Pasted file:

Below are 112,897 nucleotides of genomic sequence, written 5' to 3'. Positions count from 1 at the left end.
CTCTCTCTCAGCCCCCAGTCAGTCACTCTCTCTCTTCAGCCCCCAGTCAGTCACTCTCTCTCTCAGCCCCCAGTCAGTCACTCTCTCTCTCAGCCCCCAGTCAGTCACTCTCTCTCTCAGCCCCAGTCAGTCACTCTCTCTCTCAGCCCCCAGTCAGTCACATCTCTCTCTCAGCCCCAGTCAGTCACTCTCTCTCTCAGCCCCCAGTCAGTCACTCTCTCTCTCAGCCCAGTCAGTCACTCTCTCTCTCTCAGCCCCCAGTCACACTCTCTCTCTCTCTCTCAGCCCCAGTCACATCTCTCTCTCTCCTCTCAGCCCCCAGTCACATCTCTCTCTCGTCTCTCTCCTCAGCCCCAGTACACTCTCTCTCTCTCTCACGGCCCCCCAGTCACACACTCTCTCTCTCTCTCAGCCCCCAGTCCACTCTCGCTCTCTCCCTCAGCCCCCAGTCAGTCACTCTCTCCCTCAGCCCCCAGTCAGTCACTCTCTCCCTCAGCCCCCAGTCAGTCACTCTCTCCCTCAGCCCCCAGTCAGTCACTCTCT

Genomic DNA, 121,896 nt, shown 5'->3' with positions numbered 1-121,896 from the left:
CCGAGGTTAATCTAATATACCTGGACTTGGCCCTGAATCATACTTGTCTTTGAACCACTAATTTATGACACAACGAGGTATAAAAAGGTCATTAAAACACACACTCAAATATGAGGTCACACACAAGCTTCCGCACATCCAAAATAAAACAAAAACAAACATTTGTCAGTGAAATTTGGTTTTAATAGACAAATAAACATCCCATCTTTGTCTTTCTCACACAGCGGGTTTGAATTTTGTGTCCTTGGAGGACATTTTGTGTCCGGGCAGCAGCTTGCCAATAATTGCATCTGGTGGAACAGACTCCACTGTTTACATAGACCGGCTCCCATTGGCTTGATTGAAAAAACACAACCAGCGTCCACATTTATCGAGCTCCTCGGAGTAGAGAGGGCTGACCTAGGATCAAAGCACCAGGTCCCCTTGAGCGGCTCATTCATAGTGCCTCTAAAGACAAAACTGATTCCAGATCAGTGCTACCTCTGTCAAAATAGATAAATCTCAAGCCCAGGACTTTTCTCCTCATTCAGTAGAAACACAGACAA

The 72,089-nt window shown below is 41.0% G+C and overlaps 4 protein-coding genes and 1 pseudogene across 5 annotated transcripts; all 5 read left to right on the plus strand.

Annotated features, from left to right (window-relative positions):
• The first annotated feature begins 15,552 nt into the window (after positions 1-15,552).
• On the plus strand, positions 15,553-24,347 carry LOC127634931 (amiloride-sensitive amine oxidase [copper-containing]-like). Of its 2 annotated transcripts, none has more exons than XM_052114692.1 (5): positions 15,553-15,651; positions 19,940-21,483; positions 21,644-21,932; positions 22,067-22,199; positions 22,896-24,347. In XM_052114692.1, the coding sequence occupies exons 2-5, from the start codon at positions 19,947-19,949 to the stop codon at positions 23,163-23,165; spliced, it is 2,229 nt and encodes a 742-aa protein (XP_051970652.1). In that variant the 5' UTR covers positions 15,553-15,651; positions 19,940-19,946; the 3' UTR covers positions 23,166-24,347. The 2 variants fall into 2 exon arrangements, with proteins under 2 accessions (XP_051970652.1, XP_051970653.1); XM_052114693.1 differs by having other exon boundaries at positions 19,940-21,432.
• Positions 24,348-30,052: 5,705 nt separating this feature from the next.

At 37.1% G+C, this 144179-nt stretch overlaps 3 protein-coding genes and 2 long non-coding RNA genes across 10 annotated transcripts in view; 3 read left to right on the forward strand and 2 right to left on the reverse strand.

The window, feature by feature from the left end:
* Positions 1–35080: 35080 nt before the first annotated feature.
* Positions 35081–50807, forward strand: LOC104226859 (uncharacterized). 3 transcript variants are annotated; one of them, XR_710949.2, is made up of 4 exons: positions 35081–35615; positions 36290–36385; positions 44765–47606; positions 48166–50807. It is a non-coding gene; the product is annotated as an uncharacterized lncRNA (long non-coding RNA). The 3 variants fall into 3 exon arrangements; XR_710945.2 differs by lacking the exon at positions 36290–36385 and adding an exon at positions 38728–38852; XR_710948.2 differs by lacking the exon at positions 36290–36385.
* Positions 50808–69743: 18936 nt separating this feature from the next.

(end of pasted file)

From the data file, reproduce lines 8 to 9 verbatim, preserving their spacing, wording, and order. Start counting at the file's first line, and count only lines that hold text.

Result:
• On the plus strand, positions 15,553-24,347 carry LOC127634931 (amiloride-sensitive amine oxidase [copper-containing]-like). Of its 2 annotated transcripts, none has more exons than XM_052114692.1 (5): positions 15,553-15,651; positions 19,940-21,483; positions 21,644-21,932; positions 22,067-22,199; positions 22,896-24,347. In XM_052114692.1, the coding sequence occupies exons 2-5, from the start codon at positions 19,947-19,949 to the stop codon at positions 23,163-23,165; spliced, it is 2,229 nt and encodes a 742-aa protein (XP_051970652.1). In that variant the 5' UTR covers positions 15,553-15,651; positions 19,940-19,946; the 3' UTR covers positions 23,166-24,347. The 2 variants fall into 2 exon arrangements, with proteins under 2 accessions (XP_051970652.1, XP_051970653.1); XM_052114693.1 differs by having other exon boundaries at positions 19,940-21,432.
• Positions 24,348-30,052: 5,705 nt separating this feature from the next.